Out of the Blue

Out of the Blue

Generation Gaps

You are who they say you are

By Deborah Salomon

Napoleon Bonaparte is credited, perhaps apocryphally, with calling England “a nation of shopkeepers.” One thing is certain: Whoever said it first did not intend it as a compliment. The USA might answer to a nation of classifiers: We lump entire populations/decades under letters of the alphabet (Gen Z) or cryptic headings like “The Lost Generation,” then memorialize them in novels like The Sun Also Rises or The Great Gatsby.

Some categories lump generations together. Does the women’s liberation movement mean suffragettes marching down Main Street or female corporate vice presidents banging their heads on the glass ceiling?

Why do we need these groupings, anyway? The Roaring Twenties and Fabulous Fifties sound good enough. For answers I trolled, what else, the internet.

Ernest Hemingway attributed the term “Lost Generation” to Gertrude Stein in an epigraph to his novel The Sun Also Rises. Tom Brokaw lauded “The Greatest Generation” in his 1998 classic book.

Generational groupings are listed by the Pew Research Center, a non-partisan, self-described “fact” tank that informs the public about “trends shaping the world.”

Golly. Quite the responsibility.

They publish a list which places me, by birth, in the Silent Generation, 1928-1945, then integrates me with the baby boomers, whom I babysat through high school. The boomers, of course, acquired their title after GIs returning from WWII caused the birthrate to explode. Boys will be boys.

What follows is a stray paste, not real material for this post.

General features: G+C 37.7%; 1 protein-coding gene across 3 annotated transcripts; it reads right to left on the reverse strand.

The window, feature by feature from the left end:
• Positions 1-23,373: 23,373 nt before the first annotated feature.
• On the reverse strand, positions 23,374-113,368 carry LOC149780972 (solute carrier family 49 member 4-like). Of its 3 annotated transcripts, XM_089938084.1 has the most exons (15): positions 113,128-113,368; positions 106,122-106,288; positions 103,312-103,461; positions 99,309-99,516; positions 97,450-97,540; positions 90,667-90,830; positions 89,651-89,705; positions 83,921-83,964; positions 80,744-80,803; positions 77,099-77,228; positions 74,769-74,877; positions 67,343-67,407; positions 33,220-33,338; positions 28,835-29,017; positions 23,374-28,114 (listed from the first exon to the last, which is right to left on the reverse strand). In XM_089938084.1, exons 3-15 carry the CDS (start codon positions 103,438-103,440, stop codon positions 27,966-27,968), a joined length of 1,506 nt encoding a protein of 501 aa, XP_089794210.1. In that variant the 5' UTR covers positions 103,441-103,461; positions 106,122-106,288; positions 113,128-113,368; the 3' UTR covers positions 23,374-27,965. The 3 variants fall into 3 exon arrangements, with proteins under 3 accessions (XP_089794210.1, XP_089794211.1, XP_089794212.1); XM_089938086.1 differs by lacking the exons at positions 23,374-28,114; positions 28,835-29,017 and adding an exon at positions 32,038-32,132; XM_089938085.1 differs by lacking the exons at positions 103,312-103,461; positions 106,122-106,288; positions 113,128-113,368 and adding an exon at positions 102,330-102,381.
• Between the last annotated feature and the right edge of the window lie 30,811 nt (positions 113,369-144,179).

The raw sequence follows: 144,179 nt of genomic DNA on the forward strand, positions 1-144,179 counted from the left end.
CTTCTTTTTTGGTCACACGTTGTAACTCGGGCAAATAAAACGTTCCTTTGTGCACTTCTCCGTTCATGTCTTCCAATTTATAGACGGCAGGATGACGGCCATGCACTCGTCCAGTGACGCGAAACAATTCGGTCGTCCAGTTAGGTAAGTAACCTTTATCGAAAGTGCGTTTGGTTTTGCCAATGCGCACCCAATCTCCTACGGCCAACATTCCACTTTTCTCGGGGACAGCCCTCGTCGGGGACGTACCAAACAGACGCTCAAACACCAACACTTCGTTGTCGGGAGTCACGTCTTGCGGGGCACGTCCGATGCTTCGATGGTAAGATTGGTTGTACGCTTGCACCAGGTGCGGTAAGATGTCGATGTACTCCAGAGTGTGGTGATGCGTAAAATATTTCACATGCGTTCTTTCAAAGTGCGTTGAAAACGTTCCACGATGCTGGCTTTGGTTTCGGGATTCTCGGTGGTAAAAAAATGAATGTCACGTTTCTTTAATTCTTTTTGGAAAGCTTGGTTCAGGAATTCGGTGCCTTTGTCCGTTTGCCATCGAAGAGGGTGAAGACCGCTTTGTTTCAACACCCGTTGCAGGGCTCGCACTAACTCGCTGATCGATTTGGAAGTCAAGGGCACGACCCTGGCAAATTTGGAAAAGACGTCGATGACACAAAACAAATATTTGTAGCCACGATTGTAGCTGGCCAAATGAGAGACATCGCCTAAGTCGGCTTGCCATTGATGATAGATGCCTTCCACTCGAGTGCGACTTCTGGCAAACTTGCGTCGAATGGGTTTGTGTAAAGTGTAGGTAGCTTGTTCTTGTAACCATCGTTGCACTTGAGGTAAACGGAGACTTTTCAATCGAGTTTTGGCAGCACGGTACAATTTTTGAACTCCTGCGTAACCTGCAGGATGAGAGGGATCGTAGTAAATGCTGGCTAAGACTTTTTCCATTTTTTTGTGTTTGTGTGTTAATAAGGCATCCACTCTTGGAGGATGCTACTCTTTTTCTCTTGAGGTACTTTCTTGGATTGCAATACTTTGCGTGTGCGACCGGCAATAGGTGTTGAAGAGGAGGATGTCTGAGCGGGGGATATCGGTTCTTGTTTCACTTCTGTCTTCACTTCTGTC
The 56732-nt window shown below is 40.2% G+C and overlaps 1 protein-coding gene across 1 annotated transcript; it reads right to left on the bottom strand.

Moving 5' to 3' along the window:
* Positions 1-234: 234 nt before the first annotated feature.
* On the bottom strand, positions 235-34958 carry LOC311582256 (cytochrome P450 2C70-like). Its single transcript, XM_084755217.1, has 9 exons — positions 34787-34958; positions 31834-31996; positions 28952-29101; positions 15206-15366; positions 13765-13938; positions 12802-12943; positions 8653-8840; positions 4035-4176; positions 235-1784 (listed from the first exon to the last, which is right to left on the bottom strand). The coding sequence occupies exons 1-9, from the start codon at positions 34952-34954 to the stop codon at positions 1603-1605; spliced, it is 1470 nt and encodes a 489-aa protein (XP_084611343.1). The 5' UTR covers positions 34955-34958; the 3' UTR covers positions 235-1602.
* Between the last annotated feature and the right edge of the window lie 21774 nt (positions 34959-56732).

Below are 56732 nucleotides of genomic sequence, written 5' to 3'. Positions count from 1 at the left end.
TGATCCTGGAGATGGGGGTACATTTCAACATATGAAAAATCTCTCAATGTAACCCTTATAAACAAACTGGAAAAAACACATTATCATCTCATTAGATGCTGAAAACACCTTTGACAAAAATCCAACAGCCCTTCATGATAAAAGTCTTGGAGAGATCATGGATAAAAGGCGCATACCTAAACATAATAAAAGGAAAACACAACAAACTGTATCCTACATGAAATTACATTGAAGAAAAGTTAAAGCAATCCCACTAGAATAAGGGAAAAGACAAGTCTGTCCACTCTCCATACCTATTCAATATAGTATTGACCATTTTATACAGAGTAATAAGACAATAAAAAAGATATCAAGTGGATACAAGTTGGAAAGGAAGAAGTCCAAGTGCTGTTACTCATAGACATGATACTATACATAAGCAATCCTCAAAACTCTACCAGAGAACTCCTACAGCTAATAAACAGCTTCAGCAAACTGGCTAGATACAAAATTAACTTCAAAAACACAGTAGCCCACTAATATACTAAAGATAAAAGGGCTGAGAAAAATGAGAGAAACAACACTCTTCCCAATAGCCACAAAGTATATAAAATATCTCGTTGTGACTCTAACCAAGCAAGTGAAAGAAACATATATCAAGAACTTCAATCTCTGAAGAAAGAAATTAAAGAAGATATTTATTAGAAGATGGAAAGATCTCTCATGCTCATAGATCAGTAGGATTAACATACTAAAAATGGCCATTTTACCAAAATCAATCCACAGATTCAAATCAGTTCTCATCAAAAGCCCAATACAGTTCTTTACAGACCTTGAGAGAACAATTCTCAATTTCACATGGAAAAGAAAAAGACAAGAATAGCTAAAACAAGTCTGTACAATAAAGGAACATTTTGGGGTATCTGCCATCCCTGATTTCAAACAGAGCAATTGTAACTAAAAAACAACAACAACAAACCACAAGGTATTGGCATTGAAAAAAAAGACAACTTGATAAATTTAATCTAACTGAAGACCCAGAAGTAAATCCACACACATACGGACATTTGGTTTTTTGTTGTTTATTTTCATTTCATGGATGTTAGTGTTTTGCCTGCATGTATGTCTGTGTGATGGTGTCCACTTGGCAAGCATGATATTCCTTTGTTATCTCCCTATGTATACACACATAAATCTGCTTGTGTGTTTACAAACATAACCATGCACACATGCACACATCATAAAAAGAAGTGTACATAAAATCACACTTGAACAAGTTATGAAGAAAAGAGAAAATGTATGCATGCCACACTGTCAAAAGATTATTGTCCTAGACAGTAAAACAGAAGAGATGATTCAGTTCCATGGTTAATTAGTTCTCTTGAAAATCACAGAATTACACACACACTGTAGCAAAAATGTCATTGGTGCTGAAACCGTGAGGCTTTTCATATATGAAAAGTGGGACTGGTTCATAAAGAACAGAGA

Reading on, I learned that Gen X was the first to grow up with widespread cable TV which, I gather, made a difference in their consumption of news, entertainment and prescription drugs.

According to Pew, Gen Z, immersed in social media since toddlerhood, seems nervous when forced to spend time away from their electronic devices. What is lost? Conversation. Books with pages that turn. Department stores. Daydreaming. Doodling. Moving around. Helping out. Folding a map. Playing a board game . . . on a board. 

True, we borderline Silent Generationists are known for glorifying the recent past while bellyaching about electronics. We love residential AC and microwave ovens but won’t buy the idea that just because you can do something, you should. That applies to omnipresent, omnipotent cellphones. Which means I’m wary of hand-held electrocardiogram widgets and self-propelling vehicles. I think all drivers should master a stick shift, just in case. Vinyl records are back, so you never know.